Essential tremor is a neurological disease that causes uncontrollable shaking, usually in the hands. Symptoms occur gradually and can get worse with time. Essential tremor is typically not a dangerous condition, but symptoms can become severe in some people and make it difficult to perform daily tasks.
Essential tremor usually follows a progressive course, meaning that symptoms get worse as time goes on.
How common is essential tremor?
Essential tremor is the most common type of tremor and the most common movement disorder. It is as much as 20 times more prevalent than Parkinson’s disease.
Who gets essential tremor?
Essential tremor most often occurs in men and women over age 40, but it can occur at any age.
Essential tremor may be inherited, but this mechanism only accounts for about half of cases. The cause in other cases is unknown. However, the thalamus, a structure deep within the brain, is thought to be involved.
How is essential tremor diagnosed?
Your doctor may ask about you and your family’s medical history, conduct a physical and neurological examination, and order imaging and laboratory tests to rule out other conditions. There is no definitive test for diagnosing essential tremor. Rather, the diagnosis is obtained by ruling out other conditions that have similar symptoms.
Symptoms of essential tremor include rhythmic shaking, usually in your hands, which gets worse with voluntary movement. Symptoms may be progressive. Emotional stress, caffeine intake, certain medications, physical exhaustion, low blood sugar, and temperature may aggravate symptoms.
Differences between Essential Tremor and Parkinson’s Disease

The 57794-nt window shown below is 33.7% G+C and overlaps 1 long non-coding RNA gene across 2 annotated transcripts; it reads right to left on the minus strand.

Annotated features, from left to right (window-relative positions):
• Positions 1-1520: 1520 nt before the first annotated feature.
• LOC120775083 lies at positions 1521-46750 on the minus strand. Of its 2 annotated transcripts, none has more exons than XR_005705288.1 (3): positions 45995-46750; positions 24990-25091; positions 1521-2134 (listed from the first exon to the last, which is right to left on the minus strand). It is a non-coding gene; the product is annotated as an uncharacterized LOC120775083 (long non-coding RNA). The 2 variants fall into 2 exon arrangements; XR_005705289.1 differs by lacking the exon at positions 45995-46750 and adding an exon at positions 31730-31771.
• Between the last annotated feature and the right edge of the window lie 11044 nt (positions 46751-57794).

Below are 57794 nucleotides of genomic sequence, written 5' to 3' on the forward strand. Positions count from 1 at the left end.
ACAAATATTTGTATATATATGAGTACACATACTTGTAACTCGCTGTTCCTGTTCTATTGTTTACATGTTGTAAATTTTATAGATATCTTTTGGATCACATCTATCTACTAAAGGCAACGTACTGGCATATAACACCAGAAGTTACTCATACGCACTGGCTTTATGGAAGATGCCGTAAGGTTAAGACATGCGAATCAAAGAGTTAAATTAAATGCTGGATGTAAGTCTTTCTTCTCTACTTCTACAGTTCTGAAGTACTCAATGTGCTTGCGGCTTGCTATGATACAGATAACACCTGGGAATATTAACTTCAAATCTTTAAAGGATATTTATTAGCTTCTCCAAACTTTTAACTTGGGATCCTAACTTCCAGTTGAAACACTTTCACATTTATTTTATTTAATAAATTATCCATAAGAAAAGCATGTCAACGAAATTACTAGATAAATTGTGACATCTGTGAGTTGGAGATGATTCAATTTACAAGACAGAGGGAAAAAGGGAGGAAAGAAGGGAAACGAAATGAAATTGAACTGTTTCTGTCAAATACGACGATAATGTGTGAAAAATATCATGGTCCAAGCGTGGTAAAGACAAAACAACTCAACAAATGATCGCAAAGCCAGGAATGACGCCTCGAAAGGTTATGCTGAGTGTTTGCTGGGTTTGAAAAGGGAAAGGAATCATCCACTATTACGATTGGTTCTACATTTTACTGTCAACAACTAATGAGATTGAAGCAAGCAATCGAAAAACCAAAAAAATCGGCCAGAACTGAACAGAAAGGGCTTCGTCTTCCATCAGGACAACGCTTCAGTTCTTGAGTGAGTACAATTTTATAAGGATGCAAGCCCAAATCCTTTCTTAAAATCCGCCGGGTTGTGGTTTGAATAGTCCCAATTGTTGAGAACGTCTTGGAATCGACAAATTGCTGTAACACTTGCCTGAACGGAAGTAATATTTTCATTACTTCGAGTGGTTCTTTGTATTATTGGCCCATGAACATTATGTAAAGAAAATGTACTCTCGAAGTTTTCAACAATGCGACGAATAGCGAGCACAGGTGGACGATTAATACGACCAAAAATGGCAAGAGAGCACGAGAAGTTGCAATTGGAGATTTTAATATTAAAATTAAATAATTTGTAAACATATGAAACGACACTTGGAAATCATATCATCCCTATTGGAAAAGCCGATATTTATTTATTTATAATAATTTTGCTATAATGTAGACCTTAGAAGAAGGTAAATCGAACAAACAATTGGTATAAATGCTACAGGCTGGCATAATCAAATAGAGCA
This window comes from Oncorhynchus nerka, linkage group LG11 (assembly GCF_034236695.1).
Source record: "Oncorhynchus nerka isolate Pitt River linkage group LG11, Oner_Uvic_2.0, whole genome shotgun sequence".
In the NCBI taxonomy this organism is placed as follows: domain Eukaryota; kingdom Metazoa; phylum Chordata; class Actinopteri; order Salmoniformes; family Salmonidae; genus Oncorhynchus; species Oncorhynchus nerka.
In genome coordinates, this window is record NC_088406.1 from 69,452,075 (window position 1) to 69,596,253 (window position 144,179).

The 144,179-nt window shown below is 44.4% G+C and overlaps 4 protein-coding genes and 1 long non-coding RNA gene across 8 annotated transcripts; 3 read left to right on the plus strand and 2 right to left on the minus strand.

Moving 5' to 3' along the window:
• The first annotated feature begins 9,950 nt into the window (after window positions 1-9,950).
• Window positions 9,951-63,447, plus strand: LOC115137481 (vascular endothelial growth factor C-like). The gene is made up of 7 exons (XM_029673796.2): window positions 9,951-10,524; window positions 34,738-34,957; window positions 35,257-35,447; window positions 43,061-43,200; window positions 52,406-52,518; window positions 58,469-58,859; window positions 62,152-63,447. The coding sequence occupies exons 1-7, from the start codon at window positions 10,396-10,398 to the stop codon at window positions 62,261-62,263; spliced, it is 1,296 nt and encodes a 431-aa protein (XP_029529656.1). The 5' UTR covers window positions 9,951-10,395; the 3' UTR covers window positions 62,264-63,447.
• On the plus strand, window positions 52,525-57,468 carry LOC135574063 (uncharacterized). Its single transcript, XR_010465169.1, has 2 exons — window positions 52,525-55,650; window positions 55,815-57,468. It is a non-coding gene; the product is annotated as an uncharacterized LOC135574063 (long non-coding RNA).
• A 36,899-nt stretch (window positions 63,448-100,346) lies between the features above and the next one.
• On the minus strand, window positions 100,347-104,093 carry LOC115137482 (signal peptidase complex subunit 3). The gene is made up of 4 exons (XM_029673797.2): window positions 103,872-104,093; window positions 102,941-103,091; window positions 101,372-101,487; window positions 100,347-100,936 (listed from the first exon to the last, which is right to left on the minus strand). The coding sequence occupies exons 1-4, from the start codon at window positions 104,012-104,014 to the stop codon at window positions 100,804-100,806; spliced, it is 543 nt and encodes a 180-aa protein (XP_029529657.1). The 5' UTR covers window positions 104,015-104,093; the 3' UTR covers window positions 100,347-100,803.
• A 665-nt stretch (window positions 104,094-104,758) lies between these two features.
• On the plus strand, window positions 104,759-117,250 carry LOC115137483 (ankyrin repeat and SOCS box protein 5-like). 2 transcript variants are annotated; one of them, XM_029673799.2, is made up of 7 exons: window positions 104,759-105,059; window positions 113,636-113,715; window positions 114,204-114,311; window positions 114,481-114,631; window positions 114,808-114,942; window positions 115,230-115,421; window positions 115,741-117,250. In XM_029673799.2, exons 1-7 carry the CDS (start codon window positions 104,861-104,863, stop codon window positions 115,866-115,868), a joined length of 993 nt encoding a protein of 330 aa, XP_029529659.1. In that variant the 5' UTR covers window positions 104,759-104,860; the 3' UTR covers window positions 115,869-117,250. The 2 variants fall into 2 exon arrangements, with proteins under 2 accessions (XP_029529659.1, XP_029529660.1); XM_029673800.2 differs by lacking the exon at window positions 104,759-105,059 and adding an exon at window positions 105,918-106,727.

Essential tremor is often confused with Parkinson’s disease, but there are a few key differences between the two:
- Essential tremor can affect your head, hands, or voice. Parkinson’s disease typically does not affect your head or voice.
- Parkinson’s disease usually causes symptoms like a shuffling walk and stooped posture. Symptoms of essential tremor are typically confined to parts of the body affected and do not usually impair your gait or posture.
- Essential tremor symptoms get worse with voluntary movement, whereas Parkinson’s disease tremors become more intense when you’re resting.
If you are experiencing any symptoms, contact a medical professional.
If your symptoms are mild, you may not need treatment. However, if your tremors are affecting your ability to perform daily activities, you may want to discuss treatment options with your doctor.
Medication and Physical Therapy for Essential Tremor
Your doctor may recommend medications to relieve your tremors, such as beta blockers, anti-seizure drugs, or tranquilizers.
Physical therapy may help improve your muscle control and coordination, and occupational therapy may help you adapt to living with essential tremor.
Deep Brain Stimulation (DBS) for Essential Tremor
If your symptoms are severe and you are not responding to medications, your doctor may recommend deep brain stimulation (DBS). In deep brain stimulation, a surgically implanted device called a neurostimulator delivers small electrical pulses to the thalamus to interrupt signals that may be causing your tremors.
- Date of last review: December 14, 2016